Ave, Sandum Citizens!
Sandus has celebrated the 69th anniversary of Victory over Fascism by the Allied Forces in World War II as a part of the general celebration of Remembrance Day and for the Sandum cultural traditions surrounding the holiday. The Sôgmô and the new peregro citizen A. Indurti stayed up into the early morning of 9 May to watch the Russian military march down Red Square, a Sandum tradition on this particular day. The holiday dates to May 2010 when Victory Day was celebrated due to a political and cultural decision to align the then-Democratic People’s Republic of Sandus (Apr. – Aug. 2010) with the Socialist culture of the former Soviet Union and the jubilant nature of the holiday, especially for a Socialist people who overcame a desperate national invasion and the vast killing of peoples in war. The fall of the highly ideological DPRS resulted in a 9 May holiday less focused on the politics of the holiday and more on the commemoration of war dead. In May 2011, the State of Sandus – a new government at that point – expanded the focus of the holiday to stay in line with its Socialist roots and also to include the Sancta holiday of the Lemuria — an ancient Roman festival to the lemures, or the spirits of the dead who died in war. Thus, Remembrance Day was established as the key celebration of war dead and all ancestors of Sandus, both in blood and in mind.
Sandus upholds several traditions for this holiday and the broader festival of the Lemuria: desserts such as blueberry vatrushki, customs such as watching the military march down Red Square in Moscow, and a large banquet dinner with Russian delicacies. Though 9 May is Remembrance Day, the Lemuria is a broader festival from 7 to 15 May and is observed on odd numbered days (7, 9, 11, 13, 15). This year, the Sôgmô will be visiting on 15 May the American Arlington National Cemetery in Arlington, VA, and will attend the proper rites for the Lemuria at the grave of Army Spc. David J. Babineau (d. June 26, 2006 in Baghdad, Iraq), the Sôgmô’s cousin. For Remembrance Day, the Sôgmô will address the Sandum people late in the evening on 9 May and observe, for a second time, this year’s march on Red Square.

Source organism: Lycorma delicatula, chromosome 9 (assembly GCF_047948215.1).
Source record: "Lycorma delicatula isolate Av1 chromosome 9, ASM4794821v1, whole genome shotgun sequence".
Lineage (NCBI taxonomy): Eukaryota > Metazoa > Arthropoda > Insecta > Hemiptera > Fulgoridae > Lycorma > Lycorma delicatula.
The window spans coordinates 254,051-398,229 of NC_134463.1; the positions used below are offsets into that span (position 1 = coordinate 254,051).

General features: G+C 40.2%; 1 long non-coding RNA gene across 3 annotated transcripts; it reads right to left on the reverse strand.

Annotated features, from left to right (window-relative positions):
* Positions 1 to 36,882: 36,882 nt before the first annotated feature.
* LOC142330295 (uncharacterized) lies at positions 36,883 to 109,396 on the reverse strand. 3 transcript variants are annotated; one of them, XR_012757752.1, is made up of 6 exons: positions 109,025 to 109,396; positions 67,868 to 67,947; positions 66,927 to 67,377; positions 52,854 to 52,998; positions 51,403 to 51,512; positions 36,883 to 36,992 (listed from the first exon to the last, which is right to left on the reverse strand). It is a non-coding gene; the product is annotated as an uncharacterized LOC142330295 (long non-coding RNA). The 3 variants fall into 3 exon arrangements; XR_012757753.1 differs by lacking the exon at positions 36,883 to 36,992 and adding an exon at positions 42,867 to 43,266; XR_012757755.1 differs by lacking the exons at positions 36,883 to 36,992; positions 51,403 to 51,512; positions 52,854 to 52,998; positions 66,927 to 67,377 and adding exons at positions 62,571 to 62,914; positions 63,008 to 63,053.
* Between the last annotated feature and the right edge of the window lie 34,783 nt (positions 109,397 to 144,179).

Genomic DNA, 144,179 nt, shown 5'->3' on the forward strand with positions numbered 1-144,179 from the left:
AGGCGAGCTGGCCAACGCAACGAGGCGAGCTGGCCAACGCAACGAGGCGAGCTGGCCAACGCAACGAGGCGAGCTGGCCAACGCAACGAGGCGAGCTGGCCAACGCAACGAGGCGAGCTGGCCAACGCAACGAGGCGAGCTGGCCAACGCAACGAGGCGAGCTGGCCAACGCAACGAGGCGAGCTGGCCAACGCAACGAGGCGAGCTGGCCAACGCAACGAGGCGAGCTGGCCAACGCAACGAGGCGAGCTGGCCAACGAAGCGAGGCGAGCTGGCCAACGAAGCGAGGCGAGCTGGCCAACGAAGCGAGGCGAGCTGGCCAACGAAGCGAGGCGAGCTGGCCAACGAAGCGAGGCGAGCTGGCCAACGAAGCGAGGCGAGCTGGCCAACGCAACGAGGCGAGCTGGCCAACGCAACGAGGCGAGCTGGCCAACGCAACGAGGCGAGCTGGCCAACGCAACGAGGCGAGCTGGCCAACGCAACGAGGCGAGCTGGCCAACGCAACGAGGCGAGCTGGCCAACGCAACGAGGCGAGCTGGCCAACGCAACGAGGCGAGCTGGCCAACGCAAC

Since May 2010, there has been annual intermicronational controversy over Sandus’s holiday of Remembrance Day. Critics argue that Sandus unfairly ignores the contributions of other Allied powers other than the Soviet Union and that Sandus glorifies the Soviet Union while ignoring the informal empire or hegemony of the Soviet Union in Eastern Europe during the Cold War — claims that Sandus maintains are political attacks on Sandum culture and Sandum traditions. Since 2011, the State of Sandus has recognised the involvement of other Allied powers in World War II beyond the Soviet Union and has acknowledged publicly atrocities committed by the Red Army while marching towards Berlin. From Sandus’s point of view, Remembrance Day is a Sandum traditional holiday – one of the most important holidays in Sandum culture – because of its roots as a Socialist holiday from the era of the Soviet Union and also because of its celebration of both victory and peace as a result of hard work and struggles. The Office of the Sôgmô will respond to this year’s controversy later in the evening.